“Concerns have been raised that the openness of the internet, and therefore its benefits to society and the economy, may be undermined if network operators seek to treat traffic differently, for example on the basis of its origin, destination, the type of service or content that is being transmitted, or other criteria.”
Written comments and questions can be submitted until 3oth September 2010. Of particular interest to PEP-NET readers will be the very short section 4.5, “The political, cultural and social dimension.” Question 15 asks “… are there any other concerns affecting freedom of expression, media pluralism and cultural diversity on the internet?”
The paper describes two models for a future internet: the current “best efforts” model, where traffic is largely routed as quickly as possible under the circumstances but with no cast-iron guarantee of service quality, against a managed network whereby customers would be able to pay a fee to get a guaranteed service quality or buy packages that guarantee higher speeds for information and services from certain sources. Some examples of a managed network seem fair enough, and exist already: prioritising voice calls over data in order to ensure everyone has a working telephone; prioritising critical applications like emergency services over every-day use.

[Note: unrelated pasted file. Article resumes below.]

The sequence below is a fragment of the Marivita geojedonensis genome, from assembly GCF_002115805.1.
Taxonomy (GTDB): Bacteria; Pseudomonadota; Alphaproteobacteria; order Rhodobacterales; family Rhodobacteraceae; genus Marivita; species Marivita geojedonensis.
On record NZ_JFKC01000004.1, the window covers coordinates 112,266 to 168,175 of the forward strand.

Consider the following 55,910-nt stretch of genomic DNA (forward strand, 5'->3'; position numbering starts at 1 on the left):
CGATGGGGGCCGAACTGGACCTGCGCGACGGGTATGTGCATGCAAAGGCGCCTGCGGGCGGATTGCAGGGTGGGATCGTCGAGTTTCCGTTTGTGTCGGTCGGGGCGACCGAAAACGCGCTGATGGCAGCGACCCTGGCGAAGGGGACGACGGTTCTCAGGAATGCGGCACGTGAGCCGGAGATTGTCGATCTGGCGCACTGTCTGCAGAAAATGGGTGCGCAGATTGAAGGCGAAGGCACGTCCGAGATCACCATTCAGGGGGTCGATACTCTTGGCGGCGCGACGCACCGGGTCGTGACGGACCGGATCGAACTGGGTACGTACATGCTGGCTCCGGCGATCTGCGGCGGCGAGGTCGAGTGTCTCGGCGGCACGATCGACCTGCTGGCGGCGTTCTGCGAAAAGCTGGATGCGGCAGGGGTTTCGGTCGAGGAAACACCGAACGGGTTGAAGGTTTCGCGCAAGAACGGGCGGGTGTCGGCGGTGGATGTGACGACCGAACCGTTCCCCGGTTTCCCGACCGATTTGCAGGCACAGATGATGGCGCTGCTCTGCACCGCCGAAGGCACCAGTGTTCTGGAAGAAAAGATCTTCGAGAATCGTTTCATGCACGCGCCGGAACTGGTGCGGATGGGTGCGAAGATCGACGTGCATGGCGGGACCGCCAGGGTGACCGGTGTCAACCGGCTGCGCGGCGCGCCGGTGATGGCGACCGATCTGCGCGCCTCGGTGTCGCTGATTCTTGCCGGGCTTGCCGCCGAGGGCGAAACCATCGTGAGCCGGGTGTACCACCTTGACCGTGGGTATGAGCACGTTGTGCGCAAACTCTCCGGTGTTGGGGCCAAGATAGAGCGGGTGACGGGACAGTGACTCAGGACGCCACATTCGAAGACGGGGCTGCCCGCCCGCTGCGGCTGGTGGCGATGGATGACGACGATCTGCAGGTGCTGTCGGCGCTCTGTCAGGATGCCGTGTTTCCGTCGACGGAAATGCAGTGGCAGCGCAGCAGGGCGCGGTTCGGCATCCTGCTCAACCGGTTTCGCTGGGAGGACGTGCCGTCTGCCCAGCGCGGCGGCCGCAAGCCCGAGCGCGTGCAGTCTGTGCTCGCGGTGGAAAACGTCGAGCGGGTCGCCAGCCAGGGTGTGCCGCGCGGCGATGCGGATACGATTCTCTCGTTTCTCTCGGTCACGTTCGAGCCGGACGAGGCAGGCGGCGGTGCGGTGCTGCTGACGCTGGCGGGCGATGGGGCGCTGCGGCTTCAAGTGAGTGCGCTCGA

In my opinion, differentiating between what people use the internet for beyond that is problematic. Even the argument that some applications, say watching high-definition video, require more bandwidth than others is dubious because surely it is possible for a service-provider to allocate a certain amount of bandwidth to each customer so that the customer can decide what to use it for?
But my main concern is that — even in a competitive environment, where no service provider has a monopoly — non-neutrality could continue to tighten the screw on an internet that is already criticised for being an echo chamber: for example on Twitter, it is all too easy to follow people you agree with and unfollow people whose views you dislike; another example is the self-reinforcing effect of product suggestions based on customer profiles on sites like Amazon and Genius on iTunes. They are great for finding things that you will probably like, but not necessarily for broadening your horizons.
So imagine if you had the choice: a cheap internet package with fast, reliable access to the news websites you read anyway, or a more expensive one with reliable access to everything. This could mean a future internet that is more about getting access to things you already like rather than broadening one’s horizons and opening oneself up to new ideas an influences.
What do you think? Is net neutrality relevant to eParticipation on the ground, or is it more of a technical issue that doesn’t affect the average Joe?